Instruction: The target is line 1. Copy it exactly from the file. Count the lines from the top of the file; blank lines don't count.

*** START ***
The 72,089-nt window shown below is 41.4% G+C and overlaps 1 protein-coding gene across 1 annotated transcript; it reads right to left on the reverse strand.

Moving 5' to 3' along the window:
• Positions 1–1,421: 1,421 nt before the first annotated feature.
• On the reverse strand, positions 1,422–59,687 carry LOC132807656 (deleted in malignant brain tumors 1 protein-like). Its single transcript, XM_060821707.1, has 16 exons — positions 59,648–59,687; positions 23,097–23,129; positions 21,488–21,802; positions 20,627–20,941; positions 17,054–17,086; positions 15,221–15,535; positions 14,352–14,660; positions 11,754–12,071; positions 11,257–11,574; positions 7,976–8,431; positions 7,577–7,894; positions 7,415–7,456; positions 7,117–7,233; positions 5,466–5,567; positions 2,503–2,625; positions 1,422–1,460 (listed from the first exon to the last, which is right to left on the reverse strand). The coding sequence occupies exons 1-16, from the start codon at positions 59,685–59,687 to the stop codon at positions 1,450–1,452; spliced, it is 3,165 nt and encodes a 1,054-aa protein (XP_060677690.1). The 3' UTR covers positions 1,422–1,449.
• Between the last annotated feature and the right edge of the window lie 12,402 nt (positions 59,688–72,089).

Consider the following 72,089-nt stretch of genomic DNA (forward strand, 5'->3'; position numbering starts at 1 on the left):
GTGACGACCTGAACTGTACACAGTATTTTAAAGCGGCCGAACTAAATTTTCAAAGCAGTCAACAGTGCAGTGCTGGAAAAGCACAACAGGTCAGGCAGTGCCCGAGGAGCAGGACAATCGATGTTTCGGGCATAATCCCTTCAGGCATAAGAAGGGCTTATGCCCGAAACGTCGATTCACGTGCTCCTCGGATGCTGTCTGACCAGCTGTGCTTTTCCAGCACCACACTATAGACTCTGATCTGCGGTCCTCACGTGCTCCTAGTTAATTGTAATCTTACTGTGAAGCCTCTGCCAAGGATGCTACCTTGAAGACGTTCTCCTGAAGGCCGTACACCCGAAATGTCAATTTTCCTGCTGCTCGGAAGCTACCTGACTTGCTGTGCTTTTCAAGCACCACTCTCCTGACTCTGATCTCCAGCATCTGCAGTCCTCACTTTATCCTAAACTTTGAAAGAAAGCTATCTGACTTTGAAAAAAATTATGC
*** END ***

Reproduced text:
The 72,089-nt window shown below is 41.4% G+C and overlaps 1 protein-coding gene across 1 annotated transcript; it reads right to left on the reverse strand.